I often have kids coming into B&N looking for something spooky to read, so I thought I’d create a post with some of my favorite MG horror reads. I’m featuring ten of them, plus eight more books I’ve heard great things about and I’m planning to read (hopefully soon!).
TEN I’VE READ
(Okay, technically 11 – oh, wait, 12) (Click on the links for full reviews.)
The Monsterious Series by Matt McMann
I just recently reviewed these (click on the link for the full review), and they’re the books that inspired me to create this post. They’re creepy traditional monster stories. They remind me of R.L. Stine’s books (though I have admittedly only read one of those – it’s that sort of feel, though). The books in the series all stand on their own, and they’re short, quick reads that are sure to spook middle grade readers!
Scritch Scratch by Lindsay Currie
This is one of my absolute favorite MG horror books, partially because it takes place in Chicago, familiar territory for me. It’s a true ghost story, and truly spine-tingling. While I was reading, it put me in mind of some of the ghost sightings in The Sixth Sense (but, of course, not nearly that intense – it is still for middle grade readers).
Side Note: I can also recommend Currie’s The Girl in White, but I decided to feature one book per author and Scritch Scratch is my personal favorite.
The Cassidy Blake Series by Victoria Schwab
Okay, I’ve actually only read the first book in this series, but it’s not because I didn’t like it – I just somehow… didn’t keep reading? (This is a thing that happens to me often when I have to wait for the next book in a series.) At any rate, City of Ghosts balances a creepy ghost story with a lighter tone well, so it will work for younger MG readers who are just starting to venture into horror territory.
Ghost Girl by Ali Malinenko
If you’re looking for a spooky story with a bit of a deeper message, check out this book. Not only is it a horror story filled with ghosts and demonic hounds, but it also explores family pressures, poverty, bullying, deep friendships and even, in a few small places, the patriarchy. But none of these themes overwhelm the pure creepiness of the storyline (which involves a town being controlled by dark forces).
Ghost Squad by Claribel A. Ortega
This one is perfect for younger MG readers who want some ghostly reading but aren’t ready to be truly terrified. The book has Dominican folklore and plenty of action.
Midnight at the Barclay Hotel by Fleur T. Bradley
Another ghostly book that works perfectly well for younger MG readers, this one focuses on the mystery aspect (calling it “horror” is really a stretch). The tone is light, even though the story revolves around a possible murder. I recommend this one to readers all the time because I loved it so much and it had some twists I honestly didn’t see coming!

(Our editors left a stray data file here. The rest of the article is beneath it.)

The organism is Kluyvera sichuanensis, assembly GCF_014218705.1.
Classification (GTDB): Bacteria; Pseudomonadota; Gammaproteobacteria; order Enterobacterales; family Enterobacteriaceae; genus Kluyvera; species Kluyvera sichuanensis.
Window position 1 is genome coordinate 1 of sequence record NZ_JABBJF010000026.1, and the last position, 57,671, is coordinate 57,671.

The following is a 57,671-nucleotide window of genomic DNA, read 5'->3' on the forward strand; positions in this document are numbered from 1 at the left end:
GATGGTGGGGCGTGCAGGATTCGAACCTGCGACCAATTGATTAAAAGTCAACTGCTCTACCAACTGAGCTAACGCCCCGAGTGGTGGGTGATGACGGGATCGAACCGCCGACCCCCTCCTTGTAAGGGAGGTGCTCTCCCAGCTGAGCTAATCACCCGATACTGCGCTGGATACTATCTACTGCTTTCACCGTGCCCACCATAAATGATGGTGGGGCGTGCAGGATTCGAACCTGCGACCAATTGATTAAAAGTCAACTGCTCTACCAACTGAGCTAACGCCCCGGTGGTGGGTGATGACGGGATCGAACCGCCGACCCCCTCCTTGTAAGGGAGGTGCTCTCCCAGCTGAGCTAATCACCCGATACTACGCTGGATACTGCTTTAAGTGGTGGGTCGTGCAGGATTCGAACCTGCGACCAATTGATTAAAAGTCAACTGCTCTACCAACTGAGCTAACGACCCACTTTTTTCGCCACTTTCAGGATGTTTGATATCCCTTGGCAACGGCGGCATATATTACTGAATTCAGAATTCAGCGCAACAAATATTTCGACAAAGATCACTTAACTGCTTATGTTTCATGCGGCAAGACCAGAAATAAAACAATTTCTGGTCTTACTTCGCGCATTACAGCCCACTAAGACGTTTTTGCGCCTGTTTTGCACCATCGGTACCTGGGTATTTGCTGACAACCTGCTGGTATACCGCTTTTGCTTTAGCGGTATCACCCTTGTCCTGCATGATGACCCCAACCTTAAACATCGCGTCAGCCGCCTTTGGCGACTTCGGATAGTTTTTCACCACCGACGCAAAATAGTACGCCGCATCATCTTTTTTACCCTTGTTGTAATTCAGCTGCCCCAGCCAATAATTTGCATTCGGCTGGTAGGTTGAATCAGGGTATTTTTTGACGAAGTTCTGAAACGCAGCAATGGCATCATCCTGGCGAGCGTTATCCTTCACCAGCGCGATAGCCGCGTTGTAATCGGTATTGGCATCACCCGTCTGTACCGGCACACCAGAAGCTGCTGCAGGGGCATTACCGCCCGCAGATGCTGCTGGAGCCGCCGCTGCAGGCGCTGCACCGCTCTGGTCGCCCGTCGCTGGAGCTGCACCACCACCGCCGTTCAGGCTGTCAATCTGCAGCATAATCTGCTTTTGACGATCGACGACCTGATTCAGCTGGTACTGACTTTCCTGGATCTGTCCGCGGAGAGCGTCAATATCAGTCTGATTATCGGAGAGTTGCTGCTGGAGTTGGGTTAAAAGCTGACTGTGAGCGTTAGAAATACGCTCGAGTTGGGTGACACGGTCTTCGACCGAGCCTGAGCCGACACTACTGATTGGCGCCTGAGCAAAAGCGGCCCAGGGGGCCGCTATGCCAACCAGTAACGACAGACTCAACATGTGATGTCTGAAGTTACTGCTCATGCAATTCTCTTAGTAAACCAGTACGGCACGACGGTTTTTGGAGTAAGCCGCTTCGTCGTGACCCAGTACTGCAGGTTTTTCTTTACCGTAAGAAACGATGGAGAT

The Girl and the Ghost by Hanna Alkaf
For some reason, I never ended up reviewing this on the blog, but I have no idea why because I really loved it (even gave it five stars on Goodreads). The story is based on Malaysian lore, and it illustrates the dark side of the spirit world. One interesting thing to note is that the book is told from the POVs of both the girl and the ghost!
The Forgotten Girl by India Hill Brown
This one combines horror with a bit of history because the plot revolves around a Black girl who died during the time when graveyards were segregated and many of the dead were simply forgotten. This one is a truly scary read, perfect for kids who have graduated from some of the “cute” ghost stories I listed above!
Bones in the Wall by Susan McCauley
This book is perfect for any kid who’s ever imagined being a ghost hunter, using salt and sigils and such to ward from evil and/or draw ghosts out (and maybe help them finally rest in peace).
The Sisters of Straygarden Place by Hayley Chewins
I actually don’t think this book was marketed as horror, but when I think back on it, the thing that stands out to me the most is how utterly creepy and weird it was. It’s horror in a Twilight Zone sort of way, and there are plenty of horrifying elements, even if it doesn’t have the traditional trappings of horror (ghosts, standard monsters, etc.). Thinking about this book now makes me want to read it again to re-experience its mysteries. (And I just saw that it’s releasing in paperback later this month, so…)
EIGHT I PLAN TO READ
(I won’t give descriptions of these since I haven’t read them yet, but click on the covers to see them on Goodreads and find out more!)
What are your favorite MG horror novels? I wanna know!